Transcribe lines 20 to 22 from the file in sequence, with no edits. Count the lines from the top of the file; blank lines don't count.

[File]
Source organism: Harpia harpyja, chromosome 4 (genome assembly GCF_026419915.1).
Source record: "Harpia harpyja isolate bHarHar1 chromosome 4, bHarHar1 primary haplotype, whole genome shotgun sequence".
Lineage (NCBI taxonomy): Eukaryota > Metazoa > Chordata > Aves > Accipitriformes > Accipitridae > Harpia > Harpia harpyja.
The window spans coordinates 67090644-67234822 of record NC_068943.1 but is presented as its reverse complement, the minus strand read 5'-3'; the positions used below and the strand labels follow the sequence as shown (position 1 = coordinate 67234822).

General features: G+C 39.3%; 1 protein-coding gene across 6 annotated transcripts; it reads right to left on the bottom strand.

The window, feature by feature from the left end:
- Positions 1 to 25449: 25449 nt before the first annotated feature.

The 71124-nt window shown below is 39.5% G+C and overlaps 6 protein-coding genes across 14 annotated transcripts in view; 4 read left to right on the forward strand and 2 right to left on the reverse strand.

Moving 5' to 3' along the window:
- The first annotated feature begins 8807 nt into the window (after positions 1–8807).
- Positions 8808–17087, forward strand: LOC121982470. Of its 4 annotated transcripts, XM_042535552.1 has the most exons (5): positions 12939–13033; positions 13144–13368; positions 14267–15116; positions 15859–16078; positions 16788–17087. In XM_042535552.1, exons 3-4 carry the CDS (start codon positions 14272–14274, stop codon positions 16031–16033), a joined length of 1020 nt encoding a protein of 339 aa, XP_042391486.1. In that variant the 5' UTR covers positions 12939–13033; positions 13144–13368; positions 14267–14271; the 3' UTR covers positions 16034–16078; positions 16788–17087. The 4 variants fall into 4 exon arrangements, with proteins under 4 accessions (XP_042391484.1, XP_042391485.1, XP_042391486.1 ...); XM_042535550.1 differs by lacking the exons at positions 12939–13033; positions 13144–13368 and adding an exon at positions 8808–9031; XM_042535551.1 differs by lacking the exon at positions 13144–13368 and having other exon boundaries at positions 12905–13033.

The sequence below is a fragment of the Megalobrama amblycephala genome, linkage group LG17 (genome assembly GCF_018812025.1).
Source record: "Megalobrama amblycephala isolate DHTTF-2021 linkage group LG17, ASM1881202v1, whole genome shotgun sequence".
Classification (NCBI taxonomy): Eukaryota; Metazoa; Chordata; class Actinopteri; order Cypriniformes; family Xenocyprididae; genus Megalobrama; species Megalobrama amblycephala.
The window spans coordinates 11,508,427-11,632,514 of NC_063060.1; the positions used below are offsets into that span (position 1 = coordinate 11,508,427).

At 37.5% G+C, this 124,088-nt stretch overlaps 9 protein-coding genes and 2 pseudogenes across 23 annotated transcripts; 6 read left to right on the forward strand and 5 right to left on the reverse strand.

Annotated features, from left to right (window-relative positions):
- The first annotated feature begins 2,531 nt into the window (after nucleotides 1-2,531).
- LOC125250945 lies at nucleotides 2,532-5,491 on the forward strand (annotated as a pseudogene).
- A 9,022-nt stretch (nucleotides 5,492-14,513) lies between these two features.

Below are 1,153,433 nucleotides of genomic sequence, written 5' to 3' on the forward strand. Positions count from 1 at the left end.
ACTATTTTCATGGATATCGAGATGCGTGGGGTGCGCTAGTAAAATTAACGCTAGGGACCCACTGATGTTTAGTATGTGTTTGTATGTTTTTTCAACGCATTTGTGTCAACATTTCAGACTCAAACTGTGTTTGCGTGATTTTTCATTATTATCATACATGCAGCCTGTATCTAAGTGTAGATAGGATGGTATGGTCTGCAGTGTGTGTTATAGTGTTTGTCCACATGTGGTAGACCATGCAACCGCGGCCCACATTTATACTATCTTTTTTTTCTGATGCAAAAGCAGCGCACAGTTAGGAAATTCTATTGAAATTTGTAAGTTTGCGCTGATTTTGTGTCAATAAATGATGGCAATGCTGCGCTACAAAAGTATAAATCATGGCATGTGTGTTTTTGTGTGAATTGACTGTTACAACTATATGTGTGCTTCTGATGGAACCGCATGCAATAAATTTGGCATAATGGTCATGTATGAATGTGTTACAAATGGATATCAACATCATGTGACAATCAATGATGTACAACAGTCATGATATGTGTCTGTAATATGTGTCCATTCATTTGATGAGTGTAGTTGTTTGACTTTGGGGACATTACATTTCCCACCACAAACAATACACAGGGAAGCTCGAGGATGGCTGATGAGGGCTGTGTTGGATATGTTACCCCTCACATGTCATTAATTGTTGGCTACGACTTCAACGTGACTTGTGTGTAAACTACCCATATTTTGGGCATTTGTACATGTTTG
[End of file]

- A 9,022-nt stretch (nucleotides 5,492-14,513) lies between these two features.

Below are 1,153,433 nucleotides of genomic sequence, written 5' to 3' on the forward strand. Positions count from 1 at the left end.
ACTATTTTCATGGATATCGAGATGCGTGGGGTGCGCTAGTAAAATTAACGCTAGGGACCCACTGATGTTTAGTATGTGTTTGTATGTTTTTTCAACGCATTTGTGTCAACATTTCAGACTCAAACTGTGTTTGCGTGATTTTTCATTATTATCATACATGCAGCCTGTATCTAAGTGTAGATAGGATGGTATGGTCTGCAGTGTGTGTTATAGTGTTTGTCCACATGTGGTAGACCATGCAACCGCGGCCCACATTTATACTATCTTTTTTTTCTGATGCAAAAGCAGCGCACAGTTAGGAAATTCTATTGAAATTTGTAAGTTTGCGCTGATTTTGTGTCAATAAATGATGGCAATGCTGCGCTACAAAAGTATAAATCATGGCATGTGTGTTTTTGTGTGAATTGACTGTTACAACTATATGTGTGCTTCTGATGGAACCGCATGCAATAAATTTGGCATAATGGTCATGTATGAATGTGTTACAAATGGATATCAACATCATGTGACAATCAATGATGTACAACAGTCATGATATGTGTCTGTAATATGTGTCCATTCATTTGATGAGTGTAGTTGTTTGACTTTGGGGACATTACATTTCCCACCACAAACAATACACAGGGAAGCTCGAGGATGGCTGATGAGGGCTGTGTTGGATATGTTACCCCTCACATGTCATTAATTGTTGGCTACGACTTCAACGTGACTTGTGTGTAAACTACCCATATTTTGGGCATTTGTACATGTTTG